The South Dakota Senate has voted, and the so-called transgender bathroom bill is heading to Governor Dennis Daugaard’s desk.  After more than an hour of debate in Pierre, senators passed House Bill 1008 20 to 15.  If Daugaard signs the bill, it would restrict students from going into bathrooms and locker rooms in public schools that don’t match their biological sex

During the discussion, legislators who support the bill said they wanted it to protect biological males and females from being in the same bathrooms and locker rooms in various states of undress.  Opponents questioned the constitutionality of the bill and said they fear it will cost the state millions in lawsuits. 

As it moves forward, LGBT advocates are inviting Governor Daugaard to meet a transgender person. 

“We’re all humans.  And I hope that if I do get the chance to meet with the governor, he can understand that,” Thomas Lewis, an 18-year-old high school student who identifies as a transgender male, said.  

In order to get Daugaard’s attention, the Center for Equality in Sioux Falls sent him a letter.  It is a response to him saying he is not aware of ever meeting a transgender person. 

“In light of recent events, the Center for Equality would like to invite you to visit with us in Pierre to learn more about the transgender community and to meet a few transgender Dakotans.”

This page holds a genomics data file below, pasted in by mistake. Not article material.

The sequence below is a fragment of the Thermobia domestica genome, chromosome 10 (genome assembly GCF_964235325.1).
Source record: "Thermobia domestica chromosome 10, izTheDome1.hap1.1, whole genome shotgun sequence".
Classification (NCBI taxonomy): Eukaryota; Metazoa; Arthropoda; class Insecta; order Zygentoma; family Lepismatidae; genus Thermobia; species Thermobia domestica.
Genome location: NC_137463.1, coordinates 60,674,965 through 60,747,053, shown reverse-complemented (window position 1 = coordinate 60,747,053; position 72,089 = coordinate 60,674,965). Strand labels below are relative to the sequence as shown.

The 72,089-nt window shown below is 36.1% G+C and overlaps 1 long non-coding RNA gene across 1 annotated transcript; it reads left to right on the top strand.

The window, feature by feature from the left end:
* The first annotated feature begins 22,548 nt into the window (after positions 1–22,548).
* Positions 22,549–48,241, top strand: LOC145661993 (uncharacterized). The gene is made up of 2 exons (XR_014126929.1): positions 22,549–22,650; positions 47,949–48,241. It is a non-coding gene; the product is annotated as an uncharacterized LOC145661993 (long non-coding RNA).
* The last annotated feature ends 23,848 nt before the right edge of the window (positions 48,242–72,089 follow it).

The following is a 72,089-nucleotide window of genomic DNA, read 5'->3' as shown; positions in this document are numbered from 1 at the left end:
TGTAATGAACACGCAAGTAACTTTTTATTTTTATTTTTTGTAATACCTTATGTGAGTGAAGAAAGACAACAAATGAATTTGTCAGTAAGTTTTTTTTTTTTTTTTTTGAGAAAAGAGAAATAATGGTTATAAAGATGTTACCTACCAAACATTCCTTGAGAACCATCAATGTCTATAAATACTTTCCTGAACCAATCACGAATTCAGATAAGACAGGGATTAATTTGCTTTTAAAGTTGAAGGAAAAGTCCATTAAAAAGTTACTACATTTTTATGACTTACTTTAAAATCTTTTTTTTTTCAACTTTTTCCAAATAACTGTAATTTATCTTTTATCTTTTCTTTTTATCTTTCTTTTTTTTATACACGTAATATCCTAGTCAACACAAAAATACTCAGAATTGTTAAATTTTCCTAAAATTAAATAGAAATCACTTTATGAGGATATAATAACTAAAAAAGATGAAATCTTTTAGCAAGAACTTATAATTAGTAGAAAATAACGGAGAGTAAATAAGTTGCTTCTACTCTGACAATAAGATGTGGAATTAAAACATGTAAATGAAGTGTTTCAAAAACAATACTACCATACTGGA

That is the opening line of a one-page letter to Governor Dennis Daugaard. 

“In a press conference, he announced he’d never met a transgender individual before.  We would like to change that,” Thomas Christiansen, Center for Equality president, said.

Christiansen and his colleagues have been keeping a close watch on bills in the legislature.  He worries the transgender bathroom bill could lead to more bullying in schools and beyond. 

“It’s going to affect suicide statistics.  People are going to lose their lives over these bills that are coming out,” Christiansen said. 

If the governor signs it, South Dakota will be the first state in the nation to require public school students to use facilities like bathrooms based on their sex at birth. 

In a previous story about this topic, Daugaard’s Chief of Staff said the governor will listen to the audio recordings of the testimony and debate on the bill, including from transgender people, before he makes a decision.  At the time this story aired, Daugaard nor his staff responded about whether he had received or read the letter.  

Christiansen hopes the Governor agrees to a meeting, and says it’s his, and other lawmakers, duty to represent all voters in the state. 

“To not have an interest in being a part of understanding transgender individuals, I think it would be very troubling if he were to not accept an invitation,” Christiansen said.